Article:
Wednesday, March 14, 2007

Science-fiction (II)

Yesterday I mentioned another stamps set related to sci-fi. Here it is.

These two stamps have been issued by Sri-Lanka to celebrate 50 years of telecommunication and to pay tribute to Arthur C.Clarke. Clarke (born in 1917) is a British author and inventor, and he is my favourite sci-fi writer. Clarke is the last surviving member of what was sometimes known as the Big Three of science-fiction, which included also Robert A. Heinlein and Isaac Asimov.
Clarke’s sci-fi work can be classified in the hard science genre, because science and technology take a bog place in his novels, even if sometimes mixed with some religious influence. Most of Clarke’s late novels feature a technologically advanced mankind being confronted by a superior alien intelligence. Clarke’s most famous work is probably the novel and the screenplay of “2001 a space odyssey” (published in 1968) on which he has worked with Stanley Kubrick. This novel was based on “The sentinel” a text that he had written in 1948 for a BBC competition but that was rejected. This text marked a major change in Clarke’s life. Not only because it led to the known success of “2001” but also because it introduced mystical elements in his work that will be present later in all his major books. It is a little bit less known, but two sequels have been written : 2010 Odyssey two (that also became a movie) and 2061 Odyssey three. Also very famous were the series of Rama started with “Rendez vous with Rama” in 1973.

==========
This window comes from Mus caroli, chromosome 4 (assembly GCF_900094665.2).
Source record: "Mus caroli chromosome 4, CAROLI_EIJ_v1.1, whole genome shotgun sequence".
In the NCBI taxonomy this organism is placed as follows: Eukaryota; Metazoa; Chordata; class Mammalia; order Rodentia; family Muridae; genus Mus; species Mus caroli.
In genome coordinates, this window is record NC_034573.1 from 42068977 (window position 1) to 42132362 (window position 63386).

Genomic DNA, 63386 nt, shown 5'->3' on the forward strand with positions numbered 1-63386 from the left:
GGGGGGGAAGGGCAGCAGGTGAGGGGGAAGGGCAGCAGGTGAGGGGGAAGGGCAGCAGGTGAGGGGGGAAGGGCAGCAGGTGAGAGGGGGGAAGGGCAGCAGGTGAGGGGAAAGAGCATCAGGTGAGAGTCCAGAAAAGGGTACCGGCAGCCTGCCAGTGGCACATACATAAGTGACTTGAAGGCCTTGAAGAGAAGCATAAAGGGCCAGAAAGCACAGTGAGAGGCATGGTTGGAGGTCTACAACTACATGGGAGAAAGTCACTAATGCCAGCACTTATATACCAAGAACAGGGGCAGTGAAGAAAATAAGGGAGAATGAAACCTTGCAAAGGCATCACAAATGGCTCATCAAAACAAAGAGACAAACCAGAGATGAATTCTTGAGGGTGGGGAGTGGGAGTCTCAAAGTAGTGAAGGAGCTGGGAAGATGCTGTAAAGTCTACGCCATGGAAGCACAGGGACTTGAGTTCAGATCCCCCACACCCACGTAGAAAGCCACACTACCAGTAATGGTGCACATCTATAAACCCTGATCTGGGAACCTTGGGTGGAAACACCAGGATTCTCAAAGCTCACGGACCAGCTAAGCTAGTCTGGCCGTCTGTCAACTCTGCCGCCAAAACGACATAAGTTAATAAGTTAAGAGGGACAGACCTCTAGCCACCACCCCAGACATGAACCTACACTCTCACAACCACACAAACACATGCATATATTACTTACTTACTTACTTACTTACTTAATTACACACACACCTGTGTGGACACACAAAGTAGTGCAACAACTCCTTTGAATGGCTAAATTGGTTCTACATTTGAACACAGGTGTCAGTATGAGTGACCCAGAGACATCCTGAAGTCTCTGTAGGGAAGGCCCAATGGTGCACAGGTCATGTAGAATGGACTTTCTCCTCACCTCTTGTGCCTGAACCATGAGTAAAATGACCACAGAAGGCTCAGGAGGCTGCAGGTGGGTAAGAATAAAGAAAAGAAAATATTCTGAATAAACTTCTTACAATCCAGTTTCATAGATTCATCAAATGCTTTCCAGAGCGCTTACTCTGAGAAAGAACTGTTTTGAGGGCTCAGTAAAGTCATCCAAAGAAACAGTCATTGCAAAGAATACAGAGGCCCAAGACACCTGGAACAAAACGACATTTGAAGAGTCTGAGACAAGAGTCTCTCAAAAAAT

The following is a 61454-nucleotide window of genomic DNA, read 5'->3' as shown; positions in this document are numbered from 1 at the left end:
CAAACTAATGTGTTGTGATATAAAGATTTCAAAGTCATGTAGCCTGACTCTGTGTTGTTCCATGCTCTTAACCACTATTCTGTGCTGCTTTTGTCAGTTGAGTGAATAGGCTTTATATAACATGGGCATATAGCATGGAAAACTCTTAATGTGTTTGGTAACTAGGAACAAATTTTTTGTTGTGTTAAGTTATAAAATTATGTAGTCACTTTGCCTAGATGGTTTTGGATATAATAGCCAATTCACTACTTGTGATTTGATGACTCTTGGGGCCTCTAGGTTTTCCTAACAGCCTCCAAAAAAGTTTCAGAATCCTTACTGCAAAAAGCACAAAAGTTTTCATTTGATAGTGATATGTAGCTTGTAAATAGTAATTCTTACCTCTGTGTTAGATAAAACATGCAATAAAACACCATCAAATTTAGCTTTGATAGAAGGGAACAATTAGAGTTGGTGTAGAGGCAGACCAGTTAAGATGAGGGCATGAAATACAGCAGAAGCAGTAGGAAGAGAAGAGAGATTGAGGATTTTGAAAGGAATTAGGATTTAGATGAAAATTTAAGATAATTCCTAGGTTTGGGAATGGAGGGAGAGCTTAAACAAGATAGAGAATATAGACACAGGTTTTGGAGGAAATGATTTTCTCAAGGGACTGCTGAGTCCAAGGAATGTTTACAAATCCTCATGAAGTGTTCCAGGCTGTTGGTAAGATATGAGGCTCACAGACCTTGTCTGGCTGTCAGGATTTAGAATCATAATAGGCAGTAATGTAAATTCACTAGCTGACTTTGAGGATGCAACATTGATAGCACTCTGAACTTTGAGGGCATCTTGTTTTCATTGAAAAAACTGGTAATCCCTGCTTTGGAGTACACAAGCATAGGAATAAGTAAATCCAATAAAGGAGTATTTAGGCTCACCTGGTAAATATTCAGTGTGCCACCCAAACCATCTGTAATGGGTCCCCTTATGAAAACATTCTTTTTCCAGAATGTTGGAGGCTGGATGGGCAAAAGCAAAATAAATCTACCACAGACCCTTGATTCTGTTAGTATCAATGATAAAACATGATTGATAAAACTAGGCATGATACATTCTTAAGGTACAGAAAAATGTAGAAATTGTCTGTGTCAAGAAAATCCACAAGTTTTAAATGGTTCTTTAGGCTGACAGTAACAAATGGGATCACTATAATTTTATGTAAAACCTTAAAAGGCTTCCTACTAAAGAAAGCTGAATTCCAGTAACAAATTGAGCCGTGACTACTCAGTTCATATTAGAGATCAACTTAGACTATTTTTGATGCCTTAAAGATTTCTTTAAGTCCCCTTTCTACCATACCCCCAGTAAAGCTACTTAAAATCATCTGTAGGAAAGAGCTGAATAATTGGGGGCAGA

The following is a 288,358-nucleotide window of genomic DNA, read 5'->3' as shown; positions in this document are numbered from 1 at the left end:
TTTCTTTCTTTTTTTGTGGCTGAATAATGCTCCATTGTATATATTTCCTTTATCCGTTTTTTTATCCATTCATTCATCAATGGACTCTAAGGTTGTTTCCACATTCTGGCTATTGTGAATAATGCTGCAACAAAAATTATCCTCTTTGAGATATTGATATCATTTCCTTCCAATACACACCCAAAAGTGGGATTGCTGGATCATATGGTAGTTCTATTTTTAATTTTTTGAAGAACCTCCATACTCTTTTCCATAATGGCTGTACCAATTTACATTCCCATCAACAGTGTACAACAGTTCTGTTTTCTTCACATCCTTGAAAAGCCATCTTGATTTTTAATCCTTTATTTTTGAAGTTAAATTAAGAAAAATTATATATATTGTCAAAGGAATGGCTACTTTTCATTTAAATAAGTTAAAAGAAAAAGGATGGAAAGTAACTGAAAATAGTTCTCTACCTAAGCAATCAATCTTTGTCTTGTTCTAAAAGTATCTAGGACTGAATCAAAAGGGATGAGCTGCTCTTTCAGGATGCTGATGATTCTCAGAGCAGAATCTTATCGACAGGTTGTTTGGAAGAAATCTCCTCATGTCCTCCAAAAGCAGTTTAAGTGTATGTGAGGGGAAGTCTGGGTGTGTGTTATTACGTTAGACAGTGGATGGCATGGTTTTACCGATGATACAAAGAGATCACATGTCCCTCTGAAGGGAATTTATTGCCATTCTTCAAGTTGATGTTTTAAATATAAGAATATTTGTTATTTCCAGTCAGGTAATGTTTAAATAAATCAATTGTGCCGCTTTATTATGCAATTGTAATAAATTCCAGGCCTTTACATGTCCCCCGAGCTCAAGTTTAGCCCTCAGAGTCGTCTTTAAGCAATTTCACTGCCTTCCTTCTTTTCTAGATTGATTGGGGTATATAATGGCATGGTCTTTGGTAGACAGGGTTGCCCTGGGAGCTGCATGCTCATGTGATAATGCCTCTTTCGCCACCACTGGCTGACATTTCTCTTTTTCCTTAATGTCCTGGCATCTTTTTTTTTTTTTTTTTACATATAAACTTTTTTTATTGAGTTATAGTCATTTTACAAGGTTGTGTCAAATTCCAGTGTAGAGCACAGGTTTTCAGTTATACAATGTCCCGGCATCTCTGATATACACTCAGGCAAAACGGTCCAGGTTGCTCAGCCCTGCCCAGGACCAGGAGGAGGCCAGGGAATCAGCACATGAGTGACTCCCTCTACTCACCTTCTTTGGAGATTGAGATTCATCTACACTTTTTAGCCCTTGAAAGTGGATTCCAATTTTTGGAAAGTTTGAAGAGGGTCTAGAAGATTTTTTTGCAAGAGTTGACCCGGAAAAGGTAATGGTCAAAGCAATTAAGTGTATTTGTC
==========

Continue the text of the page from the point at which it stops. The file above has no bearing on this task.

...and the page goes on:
Now back to the stamp. Why a stamp from Sri Lanka would pay tribute to Arthur C.Clarke ? And why would he be associated to 50 years of telecommunication ?
Well. Clarke lives in Sri Lanka since 1956. He has both nationalities : British and Sri-Lankan. Sri-Lanka is sometimes mentioned in his novels.
Then, Clarke’s main contribution to science was the idea that geostationary satellites could be used as telecommunication relays. He published his ideas in Wireless World in 1945; The geostationary orbit is now sometimes known as the Clarke Belt (or Clarke orbit as on the stamps). Now you understand the stamp design.

I discovered the work of Clark in 1989 when reading “Rendez-vous with Rama” and since then I have read almost all his books, except may be some recent ones that he has written in cooperation with other writers.

I promise, tomorrow I’ll go back to more down to earth subjects ;-)

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